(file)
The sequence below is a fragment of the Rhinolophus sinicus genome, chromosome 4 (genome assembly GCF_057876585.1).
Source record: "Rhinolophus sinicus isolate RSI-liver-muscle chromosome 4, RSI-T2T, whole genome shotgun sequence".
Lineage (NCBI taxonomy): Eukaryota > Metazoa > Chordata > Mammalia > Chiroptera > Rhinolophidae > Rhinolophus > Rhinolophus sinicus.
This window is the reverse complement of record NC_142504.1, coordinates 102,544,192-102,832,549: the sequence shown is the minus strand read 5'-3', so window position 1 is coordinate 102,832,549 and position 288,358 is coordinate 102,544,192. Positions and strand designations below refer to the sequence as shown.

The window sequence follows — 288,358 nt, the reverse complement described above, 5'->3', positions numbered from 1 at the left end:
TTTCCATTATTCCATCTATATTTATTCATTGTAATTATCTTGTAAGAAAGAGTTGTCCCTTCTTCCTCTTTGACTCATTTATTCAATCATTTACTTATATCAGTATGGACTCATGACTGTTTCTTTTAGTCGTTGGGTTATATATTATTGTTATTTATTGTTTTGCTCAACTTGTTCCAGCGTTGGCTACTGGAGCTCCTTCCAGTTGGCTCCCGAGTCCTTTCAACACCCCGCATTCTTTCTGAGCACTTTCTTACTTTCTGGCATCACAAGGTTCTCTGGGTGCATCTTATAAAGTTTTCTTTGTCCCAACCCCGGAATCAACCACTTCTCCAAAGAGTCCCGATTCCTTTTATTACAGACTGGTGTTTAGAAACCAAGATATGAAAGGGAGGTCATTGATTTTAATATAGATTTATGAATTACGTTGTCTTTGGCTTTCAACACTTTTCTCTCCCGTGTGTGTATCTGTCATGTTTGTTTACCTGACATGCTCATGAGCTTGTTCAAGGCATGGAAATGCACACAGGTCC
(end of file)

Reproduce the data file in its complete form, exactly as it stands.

The sequence below is a fragment of the Rhinolophus sinicus genome, chromosome 4 (genome assembly GCF_057876585.1).
Source record: "Rhinolophus sinicus isolate RSI-liver-muscle chromosome 4, RSI-T2T, whole genome shotgun sequence".
Lineage (NCBI taxonomy): Eukaryota > Metazoa > Chordata > Mammalia > Chiroptera > Rhinolophidae > Rhinolophus > Rhinolophus sinicus.
This window is the reverse complement of record NC_142504.1, coordinates 102,544,192-102,832,549: the sequence shown is the minus strand read 5'-3', so window position 1 is coordinate 102,832,549 and position 288,358 is coordinate 102,544,192. Positions and strand designations below refer to the sequence as shown.

The window sequence follows — 288,358 nt, the reverse complement described above, 5'->3', positions numbered from 1 at the left end:
TTTCCATTATTCCATCTATATTTATTCATTGTAATTATCTTGTAAGAAAGAGTTGTCCCTTCTTCCTCTTTGACTCATTTATTCAATCATTTACTTATATCAGTATGGACTCATGACTGTTTCTTTTAGTCGTTGGGTTATATATTATTGTTATTTATTGTTTTGCTCAACTTGTTCCAGCGTTGGCTACTGGAGCTCCTTCCAGTTGGCTCCCGAGTCCTTTCAACACCCCGCATTCTTTCTGAGCACTTTCTTACTTTCTGGCATCACAAGGTTCTCTGGGTGCATCTTATAAAGTTTTCTTTGTCCCAACCCCGGAATCAACCACTTCTCCAAAGAGTCCCGATTCCTTTTATTACAGACTGGTGTTTAGAAACCAAGATATGAAAGGGAGGTCATTGATTTTAATATAGATTTATGAATTACGTTGTCTTTGGCTTTCAACACTTTTCTCTCCCGTGTGTGTATCTGTCATGTTTGTTTACCTGACATGCTCATGAGCTTGTTCAAGGCATGGAAATGCACACAGGTCC